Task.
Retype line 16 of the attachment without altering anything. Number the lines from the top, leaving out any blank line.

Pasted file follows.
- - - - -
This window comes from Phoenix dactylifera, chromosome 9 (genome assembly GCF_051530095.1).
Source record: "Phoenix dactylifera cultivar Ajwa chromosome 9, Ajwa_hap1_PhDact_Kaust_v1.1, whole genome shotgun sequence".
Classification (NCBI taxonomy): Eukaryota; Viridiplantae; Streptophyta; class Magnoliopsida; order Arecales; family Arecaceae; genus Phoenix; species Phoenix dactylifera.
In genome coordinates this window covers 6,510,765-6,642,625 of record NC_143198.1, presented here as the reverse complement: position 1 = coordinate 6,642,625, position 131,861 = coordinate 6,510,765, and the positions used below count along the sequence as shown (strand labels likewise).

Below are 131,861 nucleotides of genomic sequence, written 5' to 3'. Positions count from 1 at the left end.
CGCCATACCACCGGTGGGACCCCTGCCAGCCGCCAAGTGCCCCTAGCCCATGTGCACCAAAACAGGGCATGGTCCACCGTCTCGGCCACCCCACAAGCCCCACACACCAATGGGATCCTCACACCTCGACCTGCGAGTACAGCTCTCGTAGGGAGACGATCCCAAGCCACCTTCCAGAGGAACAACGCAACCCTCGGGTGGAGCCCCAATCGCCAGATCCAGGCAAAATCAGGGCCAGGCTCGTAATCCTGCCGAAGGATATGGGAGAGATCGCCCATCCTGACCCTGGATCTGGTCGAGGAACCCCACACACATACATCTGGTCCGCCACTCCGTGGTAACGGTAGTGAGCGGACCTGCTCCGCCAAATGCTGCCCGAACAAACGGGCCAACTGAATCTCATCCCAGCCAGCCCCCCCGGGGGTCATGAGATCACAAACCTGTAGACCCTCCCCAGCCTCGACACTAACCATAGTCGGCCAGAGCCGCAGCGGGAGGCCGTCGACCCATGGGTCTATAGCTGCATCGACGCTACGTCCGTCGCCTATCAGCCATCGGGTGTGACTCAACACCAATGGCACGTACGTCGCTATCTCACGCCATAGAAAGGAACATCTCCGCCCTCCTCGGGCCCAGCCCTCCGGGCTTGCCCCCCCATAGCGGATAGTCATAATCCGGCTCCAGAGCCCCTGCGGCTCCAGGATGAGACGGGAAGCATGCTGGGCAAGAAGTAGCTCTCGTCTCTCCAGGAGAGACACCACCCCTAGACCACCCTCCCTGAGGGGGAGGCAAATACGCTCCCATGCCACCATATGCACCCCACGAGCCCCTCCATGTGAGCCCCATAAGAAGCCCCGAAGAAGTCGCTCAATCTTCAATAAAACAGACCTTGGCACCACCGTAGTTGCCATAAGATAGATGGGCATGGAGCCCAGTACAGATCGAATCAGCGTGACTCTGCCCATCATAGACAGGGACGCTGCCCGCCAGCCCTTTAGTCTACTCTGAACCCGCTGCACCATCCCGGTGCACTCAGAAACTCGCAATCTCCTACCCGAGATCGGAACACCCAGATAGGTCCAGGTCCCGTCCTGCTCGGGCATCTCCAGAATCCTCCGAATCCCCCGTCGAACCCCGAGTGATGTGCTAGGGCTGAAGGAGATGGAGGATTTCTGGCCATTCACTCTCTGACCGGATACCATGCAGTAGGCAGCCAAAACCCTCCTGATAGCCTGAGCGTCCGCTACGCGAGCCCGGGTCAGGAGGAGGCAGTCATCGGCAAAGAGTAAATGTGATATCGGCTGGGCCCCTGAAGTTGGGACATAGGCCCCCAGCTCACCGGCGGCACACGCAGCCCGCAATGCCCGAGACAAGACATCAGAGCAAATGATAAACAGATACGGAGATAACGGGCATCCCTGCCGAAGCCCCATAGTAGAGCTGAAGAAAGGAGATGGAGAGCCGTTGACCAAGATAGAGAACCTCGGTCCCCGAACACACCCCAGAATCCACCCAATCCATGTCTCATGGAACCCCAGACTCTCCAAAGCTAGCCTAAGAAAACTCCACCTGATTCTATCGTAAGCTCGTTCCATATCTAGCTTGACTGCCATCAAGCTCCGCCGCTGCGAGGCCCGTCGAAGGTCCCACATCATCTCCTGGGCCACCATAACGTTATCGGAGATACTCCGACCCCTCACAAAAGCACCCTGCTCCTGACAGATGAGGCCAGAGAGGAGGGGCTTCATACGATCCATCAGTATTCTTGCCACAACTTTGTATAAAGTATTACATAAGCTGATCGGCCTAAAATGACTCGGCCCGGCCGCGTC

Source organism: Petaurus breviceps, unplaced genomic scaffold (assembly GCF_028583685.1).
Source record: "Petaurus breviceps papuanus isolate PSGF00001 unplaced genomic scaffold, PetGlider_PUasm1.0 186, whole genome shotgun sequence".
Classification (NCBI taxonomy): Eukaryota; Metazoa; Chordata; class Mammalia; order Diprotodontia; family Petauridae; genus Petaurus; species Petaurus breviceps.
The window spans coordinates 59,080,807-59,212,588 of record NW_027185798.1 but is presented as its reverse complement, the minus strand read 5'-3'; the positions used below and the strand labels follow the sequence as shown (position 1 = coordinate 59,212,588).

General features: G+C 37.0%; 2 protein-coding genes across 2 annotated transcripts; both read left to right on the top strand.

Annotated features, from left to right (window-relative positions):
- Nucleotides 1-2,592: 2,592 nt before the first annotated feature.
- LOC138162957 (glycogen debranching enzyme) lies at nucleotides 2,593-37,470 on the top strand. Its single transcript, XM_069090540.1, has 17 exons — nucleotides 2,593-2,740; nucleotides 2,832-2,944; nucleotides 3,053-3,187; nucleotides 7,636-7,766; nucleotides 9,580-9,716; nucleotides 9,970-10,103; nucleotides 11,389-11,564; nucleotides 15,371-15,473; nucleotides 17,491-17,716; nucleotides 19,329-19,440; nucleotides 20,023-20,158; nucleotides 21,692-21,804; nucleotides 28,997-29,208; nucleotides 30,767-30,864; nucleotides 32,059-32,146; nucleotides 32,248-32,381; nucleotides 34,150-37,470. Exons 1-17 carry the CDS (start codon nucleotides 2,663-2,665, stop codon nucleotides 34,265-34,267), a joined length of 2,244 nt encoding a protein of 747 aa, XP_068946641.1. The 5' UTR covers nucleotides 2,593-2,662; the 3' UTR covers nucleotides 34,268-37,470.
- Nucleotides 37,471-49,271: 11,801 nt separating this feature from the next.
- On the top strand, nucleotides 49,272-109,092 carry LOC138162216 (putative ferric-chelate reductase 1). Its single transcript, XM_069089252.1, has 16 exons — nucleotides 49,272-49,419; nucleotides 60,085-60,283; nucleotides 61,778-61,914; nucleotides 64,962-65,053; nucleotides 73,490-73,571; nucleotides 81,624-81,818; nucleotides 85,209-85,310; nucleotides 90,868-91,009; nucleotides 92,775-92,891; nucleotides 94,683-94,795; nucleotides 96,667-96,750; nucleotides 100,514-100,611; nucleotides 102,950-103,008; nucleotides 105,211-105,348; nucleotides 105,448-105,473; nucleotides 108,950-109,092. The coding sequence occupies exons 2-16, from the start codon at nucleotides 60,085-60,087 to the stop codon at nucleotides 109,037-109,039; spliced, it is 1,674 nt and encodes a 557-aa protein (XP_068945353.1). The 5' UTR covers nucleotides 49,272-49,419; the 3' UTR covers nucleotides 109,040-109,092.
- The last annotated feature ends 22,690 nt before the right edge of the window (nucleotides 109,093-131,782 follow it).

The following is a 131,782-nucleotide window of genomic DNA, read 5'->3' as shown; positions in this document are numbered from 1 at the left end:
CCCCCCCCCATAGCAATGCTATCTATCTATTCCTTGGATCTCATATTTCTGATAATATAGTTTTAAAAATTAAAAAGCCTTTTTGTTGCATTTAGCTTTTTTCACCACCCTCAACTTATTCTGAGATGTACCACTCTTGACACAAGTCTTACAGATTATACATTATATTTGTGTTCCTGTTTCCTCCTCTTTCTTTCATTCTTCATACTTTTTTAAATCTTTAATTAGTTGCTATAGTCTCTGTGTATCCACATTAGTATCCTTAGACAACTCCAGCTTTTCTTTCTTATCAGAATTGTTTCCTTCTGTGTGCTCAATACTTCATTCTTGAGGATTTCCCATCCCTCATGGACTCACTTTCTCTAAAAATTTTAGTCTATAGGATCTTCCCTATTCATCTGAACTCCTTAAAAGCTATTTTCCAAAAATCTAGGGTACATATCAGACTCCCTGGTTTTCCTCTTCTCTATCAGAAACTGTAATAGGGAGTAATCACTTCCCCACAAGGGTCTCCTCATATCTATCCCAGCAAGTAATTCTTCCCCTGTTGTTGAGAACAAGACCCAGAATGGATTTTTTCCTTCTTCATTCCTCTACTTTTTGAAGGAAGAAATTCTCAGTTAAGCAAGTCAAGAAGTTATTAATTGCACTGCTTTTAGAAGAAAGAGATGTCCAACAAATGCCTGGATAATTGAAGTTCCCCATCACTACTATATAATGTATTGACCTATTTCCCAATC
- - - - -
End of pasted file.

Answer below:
- On the top strand, nucleotides 49,272-109,092 carry LOC138162216 (putative ferric-chelate reductase 1). Its single transcript, XM_069089252.1, has 16 exons — nucleotides 49,272-49,419; nucleotides 60,085-60,283; nucleotides 61,778-61,914; nucleotides 64,962-65,053; nucleotides 73,490-73,571; nucleotides 81,624-81,818; nucleotides 85,209-85,310; nucleotides 90,868-91,009; nucleotides 92,775-92,891; nucleotides 94,683-94,795; nucleotides 96,667-96,750; nucleotides 100,514-100,611; nucleotides 102,950-103,008; nucleotides 105,211-105,348; nucleotides 105,448-105,473; nucleotides 108,950-109,092. The coding sequence occupies exons 2-16, from the start codon at nucleotides 60,085-60,087 to the stop codon at nucleotides 109,037-109,039; spliced, it is 1,674 nt and encodes a 557-aa protein (XP_068945353.1). The 5' UTR covers nucleotides 49,272-49,419; the 3' UTR covers nucleotides 109,040-109,092.